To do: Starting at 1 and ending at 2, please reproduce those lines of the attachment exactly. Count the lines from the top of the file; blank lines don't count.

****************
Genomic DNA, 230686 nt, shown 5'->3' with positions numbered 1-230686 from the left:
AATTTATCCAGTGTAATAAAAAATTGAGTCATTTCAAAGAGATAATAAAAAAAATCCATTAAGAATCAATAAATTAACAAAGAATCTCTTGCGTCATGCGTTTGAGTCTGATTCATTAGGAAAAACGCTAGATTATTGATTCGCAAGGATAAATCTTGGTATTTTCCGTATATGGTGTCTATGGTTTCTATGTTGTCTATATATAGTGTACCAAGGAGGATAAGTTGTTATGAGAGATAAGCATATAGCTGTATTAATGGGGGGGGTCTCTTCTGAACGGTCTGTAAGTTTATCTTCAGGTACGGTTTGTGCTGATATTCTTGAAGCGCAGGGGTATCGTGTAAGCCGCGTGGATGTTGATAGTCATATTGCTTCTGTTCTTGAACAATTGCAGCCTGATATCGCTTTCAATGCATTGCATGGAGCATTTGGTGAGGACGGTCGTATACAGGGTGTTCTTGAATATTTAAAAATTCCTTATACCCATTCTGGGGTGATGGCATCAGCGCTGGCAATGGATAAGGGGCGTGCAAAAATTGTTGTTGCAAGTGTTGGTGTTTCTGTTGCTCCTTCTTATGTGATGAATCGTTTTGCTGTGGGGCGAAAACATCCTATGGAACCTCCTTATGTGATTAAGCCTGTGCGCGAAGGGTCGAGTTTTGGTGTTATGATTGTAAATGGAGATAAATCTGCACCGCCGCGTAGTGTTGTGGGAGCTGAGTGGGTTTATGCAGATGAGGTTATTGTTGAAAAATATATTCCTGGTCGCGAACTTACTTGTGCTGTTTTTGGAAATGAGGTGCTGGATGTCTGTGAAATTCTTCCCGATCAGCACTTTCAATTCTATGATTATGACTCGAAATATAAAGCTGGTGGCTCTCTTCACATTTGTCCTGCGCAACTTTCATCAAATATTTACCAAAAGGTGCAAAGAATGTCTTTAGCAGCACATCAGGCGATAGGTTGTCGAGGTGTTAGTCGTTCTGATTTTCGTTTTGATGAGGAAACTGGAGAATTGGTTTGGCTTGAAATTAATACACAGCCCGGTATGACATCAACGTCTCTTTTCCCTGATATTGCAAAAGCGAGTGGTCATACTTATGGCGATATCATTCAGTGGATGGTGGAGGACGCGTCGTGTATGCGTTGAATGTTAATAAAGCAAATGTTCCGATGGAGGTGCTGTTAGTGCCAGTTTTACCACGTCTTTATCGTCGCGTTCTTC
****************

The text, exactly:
Genomic DNA, 230686 nt, shown 5'->3' with positions numbered 1-230686 from the left:
AATTTATCCAGTGTAATAAAAAATTGAGTCATTTCAAAGAGATAATAAAAAAAATCCATTAAGAATCAATAAATTAACAAAGAATCTCTTGCGTCATGCGTTTGAGTCTGATTCATTAGGAAAAACGCTAGATTATTGATTCGCAAGGATAAATCTTGGTATTTTCCGTATATGGTGTCTATGGTTTCTATGTTGTCTATATATAGTGTACCAAGGAGGATAAGTTGTTATGAGAGATAAGCATATAGCTGTATTAATGGGGGGGGTCTCTTCTGAACGGTCTGTAAGTTTATCTTCAGGTACGGTTTGTGCTGATATTCTTGAAGCGCAGGGGTATCGTGTAAGCCGCGTGGATGTTGATAGTCATATTGCTTCTGTTCTTGAACAATTGCAGCCTGATATCGCTTTCAATGCATTGCATGGAGCATTTGGTGAGGACGGTCGTATACAGGGTGTTCTTGAATATTTAAAAATTCCTTATACCCATTCTGGGGTGATGGCATCAGCGCTGGCAATGGATAAGGGGCGTGCAAAAATTGTTGTTGCAAGTGTTGGTGTTTCTGTTGCTCCTTCTTATGTGATGAATCGTTTTGCTGTGGGGCGAAAACATCCTATGGAACCTCCTTATGTGATTAAGCCTGTGCGCGAAGGGTCGAGTTTTGGTGTTATGATTGTAAATGGAGATAAATCTGCACCGCCGCGTAGTGTTGTGGGAGCTGAGTGGGTTTATGCAGATGAGGTTATTGTTGAAAAATATATTCCTGGTCGCGAACTTACTTGTGCTGTTTTTGGAAATGAGGTGCTGGATGTCTGTGAAATTCTTCCCGATCAGCACTTTCAATTCTATGATTATGACTCGAAATATAAAGCTGGTGGCTCTCTTCACATTTGTCCTGCGCAACTTTCATCAAATATTTACCAAAAGGTGCAAAGAATGTCTTTAGCAGCACATCAGGCGATAGGTTGTCGAGGTGTTAGTCGTTCTGATTTTCGTTTTGATGAGGAAACTGGAGAATTGGTTTGGCTTGAAATTAATACACAGCCCGGTATGACATCAACGTCTCTTTTCCCTGATATTGCAAAAGCGAGTGGTCATACTTATGGCGATATCATTCAGTGGATGGTGGAGGACGCGTCGTGTATGCGTTGAATGTTAATAAAGCAAATGTTCCGATGGAGGTGCTGTTAGTGCCAGTTTTACCACGTCTTTATCGTCGCGTTCTTC